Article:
Zoom Image
Fig. 2 Regulation of procoagulant platelet polyphosphate. The phosphate exporter Xenotropic and polytropic retrovirus receptor 1 (XPR1) reduces free phosphate (Pi) concentration in platelets, which decreases the level of procoagulant polyphosphate (polyP) with implications for factor XII (FXII) contact activation at the membrane of activated platelets.

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Key Points

  • Current anticoagulant drugs reduce risk of thrombosis but concomitantly increase bleeding.

  • Genetic and pharmacologic inhibition of contact system factors XII, XI, PK, and HK provides potent thrombo-protection without affecting physiological hemostasis.

  • Neutralization of factor XII confers additional anti-inflammatory activities.


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Conflicts of Interest

The authors declare that they have no conflict of interest.

Acknowledgments

This work was supported in part by grants from the German Research Society (KFO306, SFB877, and SFB841) to T.R.


Address for correspondence

Thomas Renné, MD, PhD
Institute for Clinical Chemistry and Laboratory Medicine, University Medical Center Hamburg-Eppendorf
D-20246 Hamburg
Germany   

Publication History

Received: 04 November 2021

Accepted: 08 December 2021

Article published online:
23 February 2022

© 2022. Thieme. All rights reserved.

Georg Thieme Verlag KG
Rüdigerstraße 14, 70469 Stuttgart, Germany


Zoom Image
Fig. 1 Regulation of coagulation pathways by antithrombotic agents in hemostasis and thrombosis. Vitamin K antagonists (VKA) inhibit synthesis of functional coagulation factors VII (FVII), IX (FIX), X (FX), and prothrombin, thereby limiting thrombin generation through the activated complexes tissue factor (TF):FVIIa and factor VIIIa (FVIIIa):IXa. Heparin potentiates inhibition of FXa and thrombin by binding to antithrombin (AT) III. Direct oral anticoagulants (DOACs) antagonize FXa and thrombin, while hirudin blocks specifically thrombin. Thrombin-mediated fibrinogen activation to form insoluble fibrin fibers by the extrinsic coagulation pathway (blue arrows) in hemostasis is exceeded by initiation of the intrinsic coagulation pathway (red arrows). Negatively charged surfaces activate factor XII (FXII) to FXIIa, which is enhanced by a positive feedback loop with FXIIa-mediated activation of prekallikrein (PK) to plasma kallikrein (PKa). FXIIa and PKa are inhibited by C1 esterase inhibitor (C1INH) and peptide-based inhibitor (D-Pro-Phe-Arg chloromethyl ketone, PCK). Recombinant Ixodes ricinus inhibitor (Ir-CPI) blocks FXIIa and its activated substrate factor XI (FXI) in addition to PKa. Fully humanized monoclonal antibody (mAB 3F7) and infestin-4 from Triatoma infestans fused to recombinant human albumin (rHA-infestin-4) specifically target FXIIa and inhibit the FXIIa-mediated coagulation cascade.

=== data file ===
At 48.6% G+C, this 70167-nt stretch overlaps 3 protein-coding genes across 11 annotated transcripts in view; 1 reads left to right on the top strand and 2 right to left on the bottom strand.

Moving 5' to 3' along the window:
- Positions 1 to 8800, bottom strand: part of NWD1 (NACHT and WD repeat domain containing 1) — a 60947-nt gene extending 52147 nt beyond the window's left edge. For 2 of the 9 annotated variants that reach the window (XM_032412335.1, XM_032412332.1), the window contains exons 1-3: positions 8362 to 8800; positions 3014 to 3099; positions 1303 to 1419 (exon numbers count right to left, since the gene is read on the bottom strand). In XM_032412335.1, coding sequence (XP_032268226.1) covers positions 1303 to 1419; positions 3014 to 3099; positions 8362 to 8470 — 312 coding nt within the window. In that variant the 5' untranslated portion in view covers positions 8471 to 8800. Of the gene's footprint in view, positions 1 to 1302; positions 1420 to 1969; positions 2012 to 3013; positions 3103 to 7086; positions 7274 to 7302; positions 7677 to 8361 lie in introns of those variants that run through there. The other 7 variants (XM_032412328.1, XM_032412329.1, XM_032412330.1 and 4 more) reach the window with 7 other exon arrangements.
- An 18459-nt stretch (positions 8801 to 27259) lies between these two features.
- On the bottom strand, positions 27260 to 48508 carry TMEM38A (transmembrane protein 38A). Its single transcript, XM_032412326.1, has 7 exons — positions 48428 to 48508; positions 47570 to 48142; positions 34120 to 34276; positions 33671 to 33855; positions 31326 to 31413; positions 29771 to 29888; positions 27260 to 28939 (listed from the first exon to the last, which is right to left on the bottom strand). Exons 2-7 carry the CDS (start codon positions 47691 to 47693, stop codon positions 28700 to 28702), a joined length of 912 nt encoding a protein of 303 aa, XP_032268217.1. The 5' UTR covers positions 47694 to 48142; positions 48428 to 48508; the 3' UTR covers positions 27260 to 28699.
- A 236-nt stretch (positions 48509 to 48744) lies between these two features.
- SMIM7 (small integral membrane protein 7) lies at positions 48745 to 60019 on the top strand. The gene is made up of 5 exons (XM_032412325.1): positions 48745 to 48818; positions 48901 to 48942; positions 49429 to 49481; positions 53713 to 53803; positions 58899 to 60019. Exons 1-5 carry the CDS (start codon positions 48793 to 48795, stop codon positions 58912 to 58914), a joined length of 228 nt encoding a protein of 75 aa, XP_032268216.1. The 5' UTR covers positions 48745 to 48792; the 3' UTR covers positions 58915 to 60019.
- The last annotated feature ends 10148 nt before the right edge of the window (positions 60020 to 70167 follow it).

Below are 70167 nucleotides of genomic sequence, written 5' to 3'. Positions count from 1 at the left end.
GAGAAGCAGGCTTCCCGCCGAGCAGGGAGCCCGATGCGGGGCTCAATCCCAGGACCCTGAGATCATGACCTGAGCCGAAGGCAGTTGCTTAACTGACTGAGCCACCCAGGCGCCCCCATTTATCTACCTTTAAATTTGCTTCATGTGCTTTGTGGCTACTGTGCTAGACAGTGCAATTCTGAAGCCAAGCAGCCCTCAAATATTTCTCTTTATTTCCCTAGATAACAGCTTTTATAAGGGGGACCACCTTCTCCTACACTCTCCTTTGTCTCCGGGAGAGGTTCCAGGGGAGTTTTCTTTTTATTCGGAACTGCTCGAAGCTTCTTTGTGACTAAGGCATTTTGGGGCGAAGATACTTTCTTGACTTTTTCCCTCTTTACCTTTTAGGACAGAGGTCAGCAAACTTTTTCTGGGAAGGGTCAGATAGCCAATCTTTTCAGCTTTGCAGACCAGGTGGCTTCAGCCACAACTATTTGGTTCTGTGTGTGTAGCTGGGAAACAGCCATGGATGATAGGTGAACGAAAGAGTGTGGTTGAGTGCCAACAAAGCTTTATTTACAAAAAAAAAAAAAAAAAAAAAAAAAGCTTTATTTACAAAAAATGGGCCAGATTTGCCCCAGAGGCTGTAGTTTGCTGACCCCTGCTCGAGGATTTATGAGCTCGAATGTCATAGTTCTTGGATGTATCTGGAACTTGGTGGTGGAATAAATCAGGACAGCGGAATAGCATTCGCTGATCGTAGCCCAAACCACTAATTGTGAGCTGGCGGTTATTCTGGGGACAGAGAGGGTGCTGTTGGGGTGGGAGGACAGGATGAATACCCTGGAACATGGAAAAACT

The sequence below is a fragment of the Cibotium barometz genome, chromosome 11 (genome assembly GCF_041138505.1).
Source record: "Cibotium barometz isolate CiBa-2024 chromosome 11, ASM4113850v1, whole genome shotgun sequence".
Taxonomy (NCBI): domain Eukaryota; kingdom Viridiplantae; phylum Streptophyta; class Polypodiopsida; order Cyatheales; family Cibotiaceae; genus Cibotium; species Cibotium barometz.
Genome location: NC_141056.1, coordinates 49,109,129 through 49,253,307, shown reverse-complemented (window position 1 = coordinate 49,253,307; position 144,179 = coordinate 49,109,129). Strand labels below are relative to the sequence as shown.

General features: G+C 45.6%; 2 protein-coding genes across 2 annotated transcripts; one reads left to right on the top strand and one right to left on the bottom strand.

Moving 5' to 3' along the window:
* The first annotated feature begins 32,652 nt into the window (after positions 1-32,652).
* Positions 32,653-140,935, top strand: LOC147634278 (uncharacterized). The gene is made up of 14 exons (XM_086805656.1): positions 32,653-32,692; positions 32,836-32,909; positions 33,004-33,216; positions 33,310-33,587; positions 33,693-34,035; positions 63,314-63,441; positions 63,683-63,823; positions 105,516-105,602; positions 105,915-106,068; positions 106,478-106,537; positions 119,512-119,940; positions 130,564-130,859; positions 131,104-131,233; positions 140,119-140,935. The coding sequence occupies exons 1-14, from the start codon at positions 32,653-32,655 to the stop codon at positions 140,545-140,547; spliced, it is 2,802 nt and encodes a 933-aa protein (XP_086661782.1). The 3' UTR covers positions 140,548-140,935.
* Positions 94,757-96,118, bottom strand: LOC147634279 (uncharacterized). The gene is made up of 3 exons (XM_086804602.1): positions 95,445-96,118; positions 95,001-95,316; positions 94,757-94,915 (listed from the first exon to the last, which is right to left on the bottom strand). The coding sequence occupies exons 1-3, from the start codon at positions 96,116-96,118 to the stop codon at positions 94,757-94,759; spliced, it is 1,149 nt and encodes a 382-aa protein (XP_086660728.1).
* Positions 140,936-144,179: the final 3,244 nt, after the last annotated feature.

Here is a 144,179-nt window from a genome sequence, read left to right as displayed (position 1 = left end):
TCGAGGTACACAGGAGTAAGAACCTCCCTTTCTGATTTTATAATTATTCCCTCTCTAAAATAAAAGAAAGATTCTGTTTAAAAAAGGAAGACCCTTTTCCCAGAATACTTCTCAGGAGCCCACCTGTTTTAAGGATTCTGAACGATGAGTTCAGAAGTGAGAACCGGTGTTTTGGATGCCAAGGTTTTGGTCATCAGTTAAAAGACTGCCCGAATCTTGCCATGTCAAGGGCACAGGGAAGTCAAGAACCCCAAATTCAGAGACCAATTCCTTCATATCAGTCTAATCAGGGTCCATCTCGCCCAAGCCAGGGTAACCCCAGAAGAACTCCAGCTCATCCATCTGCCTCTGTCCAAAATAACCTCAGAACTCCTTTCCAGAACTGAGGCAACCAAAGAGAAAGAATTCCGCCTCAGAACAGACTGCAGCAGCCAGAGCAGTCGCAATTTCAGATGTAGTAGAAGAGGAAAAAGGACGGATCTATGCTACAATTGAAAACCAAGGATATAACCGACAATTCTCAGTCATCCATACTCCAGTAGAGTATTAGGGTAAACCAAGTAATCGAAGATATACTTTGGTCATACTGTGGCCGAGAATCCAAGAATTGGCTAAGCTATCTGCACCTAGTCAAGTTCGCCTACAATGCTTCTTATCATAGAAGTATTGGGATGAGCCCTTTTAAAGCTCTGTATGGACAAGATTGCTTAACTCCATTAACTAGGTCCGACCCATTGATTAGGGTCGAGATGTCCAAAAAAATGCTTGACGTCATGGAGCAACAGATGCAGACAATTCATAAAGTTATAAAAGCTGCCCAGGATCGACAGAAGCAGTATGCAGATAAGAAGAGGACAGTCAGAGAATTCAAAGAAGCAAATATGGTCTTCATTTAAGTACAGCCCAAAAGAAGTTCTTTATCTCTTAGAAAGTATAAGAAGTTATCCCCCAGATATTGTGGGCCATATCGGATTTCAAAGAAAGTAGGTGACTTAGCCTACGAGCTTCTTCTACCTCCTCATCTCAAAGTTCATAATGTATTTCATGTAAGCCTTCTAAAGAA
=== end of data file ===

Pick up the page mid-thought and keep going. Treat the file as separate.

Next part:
Zoom Image
Fig. 2 Regulation of procoagulant platelet polyphosphate. The phosphate exporter Xenotropic and polytropic retrovirus receptor 1 (XPR1) reduces free phosphate (Pi) concentration in platelets, which decreases the level of procoagulant polyphosphate (polyP) with implications for factor XII (FXII) contact activation at the membrane of activated platelets.